>I’ve asked the non-verbal part of my brain to tell me what it knows about forgiveness.
You may have noticed that I am highly verbal. I remember, as a child, narrating my life out loud. (“She walked across the street.” I remember exactly what street I was crossing when I realized I was narrating.) My tendency toward the verbal is the reason I’m a writer. As soon as I’ve written it down, I know what I’m thinking. Before that, it’s a bit vague.
On the other hand, if I put words around something, it becomes trapped. For instance, if I call something “unforgivable,” it’s hard to open to other possibilities.
My first image of forgiveness was light flowing through an open heart.
I wasn’t happy, however, with the painting. I hardly ever like my paintings when they include known symbols or are representational. (In addition, something about this yellow does not say “light” to me…)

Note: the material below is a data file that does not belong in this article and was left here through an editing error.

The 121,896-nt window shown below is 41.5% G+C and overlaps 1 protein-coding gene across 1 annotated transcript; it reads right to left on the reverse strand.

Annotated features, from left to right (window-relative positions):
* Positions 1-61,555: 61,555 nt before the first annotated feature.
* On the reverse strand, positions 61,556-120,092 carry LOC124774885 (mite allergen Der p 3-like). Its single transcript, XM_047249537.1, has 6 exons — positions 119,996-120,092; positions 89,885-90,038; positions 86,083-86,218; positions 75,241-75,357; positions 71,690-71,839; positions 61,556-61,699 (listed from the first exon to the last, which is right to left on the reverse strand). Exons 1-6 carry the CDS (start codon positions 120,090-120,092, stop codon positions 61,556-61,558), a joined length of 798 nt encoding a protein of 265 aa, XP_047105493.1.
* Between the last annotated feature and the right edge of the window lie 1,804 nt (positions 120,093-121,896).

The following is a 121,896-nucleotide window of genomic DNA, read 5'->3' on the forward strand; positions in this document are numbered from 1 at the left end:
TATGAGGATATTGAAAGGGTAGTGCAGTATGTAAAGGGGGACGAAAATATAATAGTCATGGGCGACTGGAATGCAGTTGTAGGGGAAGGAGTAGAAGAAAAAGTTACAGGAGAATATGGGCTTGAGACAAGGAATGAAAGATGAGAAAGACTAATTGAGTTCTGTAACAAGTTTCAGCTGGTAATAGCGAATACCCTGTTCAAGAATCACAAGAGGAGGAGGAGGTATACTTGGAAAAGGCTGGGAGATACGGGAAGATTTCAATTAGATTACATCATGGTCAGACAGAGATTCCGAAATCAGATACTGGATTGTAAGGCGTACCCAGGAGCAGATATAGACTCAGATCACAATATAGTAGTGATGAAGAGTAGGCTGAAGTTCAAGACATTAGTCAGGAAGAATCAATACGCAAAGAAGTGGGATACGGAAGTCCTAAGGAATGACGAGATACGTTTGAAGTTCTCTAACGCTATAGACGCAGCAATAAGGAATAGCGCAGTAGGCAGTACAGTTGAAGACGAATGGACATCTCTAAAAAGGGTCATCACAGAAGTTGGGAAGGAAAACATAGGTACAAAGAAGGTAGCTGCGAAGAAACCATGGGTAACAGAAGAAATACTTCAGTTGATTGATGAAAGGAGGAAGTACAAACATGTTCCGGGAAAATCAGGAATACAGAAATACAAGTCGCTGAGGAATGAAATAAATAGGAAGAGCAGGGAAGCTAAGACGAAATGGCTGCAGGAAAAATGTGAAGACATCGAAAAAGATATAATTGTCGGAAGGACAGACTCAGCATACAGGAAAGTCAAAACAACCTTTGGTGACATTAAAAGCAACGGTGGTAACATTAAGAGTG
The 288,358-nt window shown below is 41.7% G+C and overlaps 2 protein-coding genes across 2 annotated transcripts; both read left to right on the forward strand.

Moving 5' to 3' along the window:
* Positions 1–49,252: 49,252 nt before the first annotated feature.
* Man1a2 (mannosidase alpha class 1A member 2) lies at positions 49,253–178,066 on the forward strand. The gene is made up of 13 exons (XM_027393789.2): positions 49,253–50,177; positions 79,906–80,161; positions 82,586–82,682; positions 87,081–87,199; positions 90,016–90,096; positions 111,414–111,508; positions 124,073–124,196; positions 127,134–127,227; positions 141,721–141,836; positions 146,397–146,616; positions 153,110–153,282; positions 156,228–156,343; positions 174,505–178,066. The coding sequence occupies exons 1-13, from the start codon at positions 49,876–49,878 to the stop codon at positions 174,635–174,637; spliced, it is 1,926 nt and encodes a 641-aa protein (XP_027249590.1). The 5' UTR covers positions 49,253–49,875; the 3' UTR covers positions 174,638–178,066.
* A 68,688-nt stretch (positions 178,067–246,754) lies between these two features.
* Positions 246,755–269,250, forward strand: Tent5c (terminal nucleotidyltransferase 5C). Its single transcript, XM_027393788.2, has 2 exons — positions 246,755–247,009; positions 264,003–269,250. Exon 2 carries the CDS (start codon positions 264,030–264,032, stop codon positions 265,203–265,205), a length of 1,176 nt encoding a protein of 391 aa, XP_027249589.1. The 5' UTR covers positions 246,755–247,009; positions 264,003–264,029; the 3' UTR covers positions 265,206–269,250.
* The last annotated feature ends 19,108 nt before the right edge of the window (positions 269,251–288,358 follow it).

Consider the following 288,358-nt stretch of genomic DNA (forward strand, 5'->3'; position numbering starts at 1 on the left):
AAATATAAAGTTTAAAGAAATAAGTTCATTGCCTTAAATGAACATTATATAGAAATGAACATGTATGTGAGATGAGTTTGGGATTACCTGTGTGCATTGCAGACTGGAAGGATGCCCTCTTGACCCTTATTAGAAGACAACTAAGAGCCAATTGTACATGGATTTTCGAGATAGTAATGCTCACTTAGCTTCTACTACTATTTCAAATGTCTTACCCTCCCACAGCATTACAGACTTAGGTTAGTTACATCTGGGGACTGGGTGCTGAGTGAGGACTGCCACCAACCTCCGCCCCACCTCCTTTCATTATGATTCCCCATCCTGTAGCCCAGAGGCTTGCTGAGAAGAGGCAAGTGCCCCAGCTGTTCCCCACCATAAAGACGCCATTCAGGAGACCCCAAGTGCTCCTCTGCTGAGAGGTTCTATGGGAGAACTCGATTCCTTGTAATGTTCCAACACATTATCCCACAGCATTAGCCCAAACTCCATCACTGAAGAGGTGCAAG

My next try
was more successful. It’s prettier and it taught me more. This painting tells me that forgiveness is a softening, an opening. Sharp bits still exists, but now they give energy to the whole instead of making it hard and inflexible. Thinking about forgiveness as a process produced this:
On the left, the darknesses of life are pressing in on the light. What is unforgiven causes shadow and constriction.
In the center, forgiveness begins. The darkness is breaking up. Light is spreading, but things are chaotic and unsettled.
On the right is forgiveness. Light shines throughout. Though darkness is present, it has become a part of the whole.
The light shines in the darkness, and the darkness has not overcome it. (John 1:5)